Almost all crop plants are in contact with a special type of fungus called arbuscular mycorrhizal fungi in the soil, which greatly expands their root surface area. This mutually beneficial interaction promotes the ability of plants to absorb nutrients essential to growth.
The more nutrients that plants naturally obtain, the less artificial fertilizers they need. Understanding this natural process, as the first step to potentially enhance it, is an ongoing research challenge. This progress may bring huge dividends to agricultural productivity.
In a study published in the journal PLOS Biology, researchers used the bright red pigment of beet roots, betaine, to visually track soil fungi as they settle on the roots of living plants.
“We can now track how the relationship between fungi and plant roots develops in real time, from the moment they come into contact. Dr. Sebastian Schornack, a researcher at the Sainsbury Laboratory at the University of Cambridge and co-senior author of the paper, said: "We didn't know what happened before, because without a precise microscope, we couldn't see it in living plants.”
To achieve their results, the researchers designed two model plants, a legume and a tobacco plant, so that when arbuscular mycorrhizal fungi are present in their roots, they can produce highly visible beets Alkaline pigments. This involves combining the control regions of two genes activated by mycorrhizal fungi with the gene that synthesizes red betaine pigment.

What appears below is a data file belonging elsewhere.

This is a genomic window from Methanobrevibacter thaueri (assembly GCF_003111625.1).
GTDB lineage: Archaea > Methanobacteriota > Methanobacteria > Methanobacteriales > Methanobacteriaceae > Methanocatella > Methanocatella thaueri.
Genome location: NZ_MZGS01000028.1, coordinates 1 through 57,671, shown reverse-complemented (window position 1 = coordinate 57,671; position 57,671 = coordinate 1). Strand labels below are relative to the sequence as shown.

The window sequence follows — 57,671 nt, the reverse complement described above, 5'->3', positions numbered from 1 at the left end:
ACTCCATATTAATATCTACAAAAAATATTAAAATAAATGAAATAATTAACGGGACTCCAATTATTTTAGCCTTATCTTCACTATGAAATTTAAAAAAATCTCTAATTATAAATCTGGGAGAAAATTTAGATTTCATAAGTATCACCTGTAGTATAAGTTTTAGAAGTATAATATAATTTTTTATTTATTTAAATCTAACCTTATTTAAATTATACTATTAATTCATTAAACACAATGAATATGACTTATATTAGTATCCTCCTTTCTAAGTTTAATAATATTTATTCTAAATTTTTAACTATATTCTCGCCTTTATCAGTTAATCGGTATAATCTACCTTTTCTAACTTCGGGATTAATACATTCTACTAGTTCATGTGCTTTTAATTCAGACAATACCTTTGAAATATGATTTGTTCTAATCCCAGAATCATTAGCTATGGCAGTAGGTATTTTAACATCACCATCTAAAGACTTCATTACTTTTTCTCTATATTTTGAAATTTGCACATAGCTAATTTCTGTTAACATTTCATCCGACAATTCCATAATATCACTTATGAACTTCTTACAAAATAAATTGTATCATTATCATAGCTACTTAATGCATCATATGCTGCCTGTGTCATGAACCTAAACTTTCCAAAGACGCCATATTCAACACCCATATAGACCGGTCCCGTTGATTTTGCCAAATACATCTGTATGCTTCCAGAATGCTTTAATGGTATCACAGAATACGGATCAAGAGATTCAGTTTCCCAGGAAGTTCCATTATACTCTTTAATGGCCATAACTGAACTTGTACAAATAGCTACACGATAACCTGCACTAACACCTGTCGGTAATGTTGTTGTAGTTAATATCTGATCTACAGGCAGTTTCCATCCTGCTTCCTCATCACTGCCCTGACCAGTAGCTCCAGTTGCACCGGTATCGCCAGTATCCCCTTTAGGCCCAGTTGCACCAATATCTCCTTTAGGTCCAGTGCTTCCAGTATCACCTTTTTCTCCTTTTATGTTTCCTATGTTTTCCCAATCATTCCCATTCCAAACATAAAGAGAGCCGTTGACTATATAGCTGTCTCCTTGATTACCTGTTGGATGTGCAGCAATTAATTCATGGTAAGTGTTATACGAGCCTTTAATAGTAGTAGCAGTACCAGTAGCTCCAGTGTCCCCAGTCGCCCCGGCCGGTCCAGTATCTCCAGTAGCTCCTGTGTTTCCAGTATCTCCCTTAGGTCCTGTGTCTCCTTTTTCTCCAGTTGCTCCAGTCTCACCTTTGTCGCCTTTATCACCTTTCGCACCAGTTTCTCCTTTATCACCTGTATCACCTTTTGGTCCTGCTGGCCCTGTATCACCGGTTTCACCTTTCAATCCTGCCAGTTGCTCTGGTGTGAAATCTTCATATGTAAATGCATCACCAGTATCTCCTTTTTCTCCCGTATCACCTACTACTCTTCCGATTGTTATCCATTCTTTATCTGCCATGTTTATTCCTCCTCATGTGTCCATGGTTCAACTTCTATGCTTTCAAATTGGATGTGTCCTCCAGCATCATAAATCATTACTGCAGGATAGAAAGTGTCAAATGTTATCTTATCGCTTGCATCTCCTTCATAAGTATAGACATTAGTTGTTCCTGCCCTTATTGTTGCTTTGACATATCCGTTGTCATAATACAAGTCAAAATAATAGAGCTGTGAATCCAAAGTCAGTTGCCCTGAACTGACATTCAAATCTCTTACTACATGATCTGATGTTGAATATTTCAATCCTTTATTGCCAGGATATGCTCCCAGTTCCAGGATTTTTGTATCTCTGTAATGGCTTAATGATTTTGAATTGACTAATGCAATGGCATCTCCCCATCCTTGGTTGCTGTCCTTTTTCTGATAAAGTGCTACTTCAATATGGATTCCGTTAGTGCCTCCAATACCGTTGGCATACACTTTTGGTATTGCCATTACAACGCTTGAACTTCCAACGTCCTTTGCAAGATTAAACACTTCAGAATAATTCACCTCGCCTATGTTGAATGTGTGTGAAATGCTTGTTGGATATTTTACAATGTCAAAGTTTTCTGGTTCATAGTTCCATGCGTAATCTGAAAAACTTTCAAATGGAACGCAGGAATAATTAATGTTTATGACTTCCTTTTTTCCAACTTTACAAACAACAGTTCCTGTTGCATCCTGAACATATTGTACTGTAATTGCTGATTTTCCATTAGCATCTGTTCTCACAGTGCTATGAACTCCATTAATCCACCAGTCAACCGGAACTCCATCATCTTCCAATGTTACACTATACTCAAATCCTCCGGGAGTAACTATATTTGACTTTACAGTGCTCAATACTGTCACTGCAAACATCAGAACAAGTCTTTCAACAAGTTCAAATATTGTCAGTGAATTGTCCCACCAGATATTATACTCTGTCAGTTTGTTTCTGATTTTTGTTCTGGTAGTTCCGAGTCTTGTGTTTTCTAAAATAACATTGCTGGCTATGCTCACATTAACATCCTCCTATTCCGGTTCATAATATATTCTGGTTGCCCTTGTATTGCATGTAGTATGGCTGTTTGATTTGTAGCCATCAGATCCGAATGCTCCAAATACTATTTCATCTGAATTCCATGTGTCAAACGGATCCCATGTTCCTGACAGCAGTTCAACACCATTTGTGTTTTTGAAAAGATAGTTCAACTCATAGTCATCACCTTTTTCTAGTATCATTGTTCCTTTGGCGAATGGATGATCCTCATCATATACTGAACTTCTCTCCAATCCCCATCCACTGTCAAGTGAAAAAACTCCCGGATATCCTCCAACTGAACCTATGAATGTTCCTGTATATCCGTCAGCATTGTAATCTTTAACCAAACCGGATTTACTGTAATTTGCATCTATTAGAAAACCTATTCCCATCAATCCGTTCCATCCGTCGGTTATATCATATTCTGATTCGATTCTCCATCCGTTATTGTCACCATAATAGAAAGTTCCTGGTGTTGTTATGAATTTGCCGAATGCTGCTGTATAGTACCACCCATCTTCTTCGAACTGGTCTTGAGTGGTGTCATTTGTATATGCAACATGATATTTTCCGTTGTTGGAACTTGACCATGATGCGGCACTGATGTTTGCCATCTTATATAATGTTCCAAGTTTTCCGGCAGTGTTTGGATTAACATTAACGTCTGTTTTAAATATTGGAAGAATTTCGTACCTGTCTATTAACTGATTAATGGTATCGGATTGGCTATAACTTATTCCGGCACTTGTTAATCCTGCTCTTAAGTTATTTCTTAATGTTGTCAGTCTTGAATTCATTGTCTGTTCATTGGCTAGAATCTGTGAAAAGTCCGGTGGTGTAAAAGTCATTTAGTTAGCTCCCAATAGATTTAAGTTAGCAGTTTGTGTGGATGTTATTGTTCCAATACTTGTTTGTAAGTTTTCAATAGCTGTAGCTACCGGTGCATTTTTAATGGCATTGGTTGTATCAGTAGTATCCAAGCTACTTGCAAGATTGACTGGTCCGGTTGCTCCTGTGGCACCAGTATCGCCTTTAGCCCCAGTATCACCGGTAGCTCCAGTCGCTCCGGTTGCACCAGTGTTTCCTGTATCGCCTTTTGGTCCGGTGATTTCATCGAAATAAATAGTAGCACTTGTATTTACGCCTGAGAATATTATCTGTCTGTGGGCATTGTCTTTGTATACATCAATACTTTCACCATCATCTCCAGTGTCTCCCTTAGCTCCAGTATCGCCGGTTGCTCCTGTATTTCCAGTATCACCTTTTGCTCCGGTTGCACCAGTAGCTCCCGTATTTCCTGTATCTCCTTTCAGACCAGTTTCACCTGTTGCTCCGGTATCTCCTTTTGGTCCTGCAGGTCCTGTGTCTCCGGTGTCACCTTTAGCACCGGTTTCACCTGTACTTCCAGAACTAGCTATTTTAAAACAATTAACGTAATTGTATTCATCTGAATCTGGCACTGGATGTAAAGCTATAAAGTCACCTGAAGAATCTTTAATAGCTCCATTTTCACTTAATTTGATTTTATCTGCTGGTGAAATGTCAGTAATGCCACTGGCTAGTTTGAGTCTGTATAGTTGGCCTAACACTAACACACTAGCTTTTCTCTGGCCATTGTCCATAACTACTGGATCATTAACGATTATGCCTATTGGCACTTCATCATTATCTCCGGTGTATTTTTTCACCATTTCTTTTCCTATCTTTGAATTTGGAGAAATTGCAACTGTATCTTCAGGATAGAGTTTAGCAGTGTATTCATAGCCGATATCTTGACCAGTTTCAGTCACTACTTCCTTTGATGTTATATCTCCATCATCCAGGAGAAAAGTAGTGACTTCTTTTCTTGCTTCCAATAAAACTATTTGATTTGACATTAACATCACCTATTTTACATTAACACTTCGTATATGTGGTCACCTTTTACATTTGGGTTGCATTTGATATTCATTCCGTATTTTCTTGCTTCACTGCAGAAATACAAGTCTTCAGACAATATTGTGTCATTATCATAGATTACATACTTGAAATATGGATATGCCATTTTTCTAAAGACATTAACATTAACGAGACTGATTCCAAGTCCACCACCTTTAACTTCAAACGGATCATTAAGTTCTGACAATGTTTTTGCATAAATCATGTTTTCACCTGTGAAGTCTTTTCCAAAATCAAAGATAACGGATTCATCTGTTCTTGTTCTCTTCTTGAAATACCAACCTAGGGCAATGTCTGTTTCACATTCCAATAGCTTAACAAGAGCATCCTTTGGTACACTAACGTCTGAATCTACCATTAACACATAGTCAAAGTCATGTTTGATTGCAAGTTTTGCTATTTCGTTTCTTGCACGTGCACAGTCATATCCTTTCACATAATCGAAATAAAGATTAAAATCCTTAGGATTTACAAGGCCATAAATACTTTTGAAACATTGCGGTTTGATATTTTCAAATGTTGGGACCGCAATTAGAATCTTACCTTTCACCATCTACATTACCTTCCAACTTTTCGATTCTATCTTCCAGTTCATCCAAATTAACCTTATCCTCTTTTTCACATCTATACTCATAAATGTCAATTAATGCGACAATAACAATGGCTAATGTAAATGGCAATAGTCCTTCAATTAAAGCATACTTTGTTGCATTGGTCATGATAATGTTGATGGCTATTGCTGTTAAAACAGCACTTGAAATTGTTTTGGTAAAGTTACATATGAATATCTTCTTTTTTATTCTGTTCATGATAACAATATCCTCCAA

These plants are then planted in a transparent structure so that the root system can be seen, and images of the root system can be taken with a flatbed scanner without disturbing the plants.
Using their technique, researchers can select the red part of the root system to observe the fungus more closely, as it enters a single plant cell and forms a complex tree-like structure called arbuscular branches that grow on the roots of the plant. Arbuscular plants absorb nutrients from the soil, otherwise the plants would not be able to obtain these nutrients.
There are other ways to visualize this process, but these methods include digging out and killing plants, using chemicals or expensive microscopes. This work makes it possible for the first time to observe with the naked eye and simple imaging how symbiotic fungi begin to colonize living plant roots and parasitize certain parts of the plant root system over time.
“This is an exciting new tool that can visualize this process, as well as other important plant processes. Beetroot pigment is a unique color, so it is easy to see. Researcher in the Department of Plant Science, University of Cambridge, senior of the paper Co-author Dr. Sam Brockington said: "They have another advantage that they are natural plant pigments, so plants can easily accept them.”
Mycorrhizal fungi have attracted more and more interest in agriculture. This new technology provides the ability to "track and trace" the presence of symbiotic fungi in soil from different sources and locations. Researchers say this will allow the fungus to choose the fastest plant to colonize and provide the greatest agricultural benefits.
Understanding and using the dynamics of fungus colonization in plant roots has the potential to increase future crop yields in an environmentally sustainable way. If plants can absorb more nutrients naturally, this will reduce the need for artificial fertilizers, thus saving money and reducing related water pollution.
Collected by Lifeasible, a biotechnology company that is specialized in agricultural science, offering a wide variety of agro-related services and products.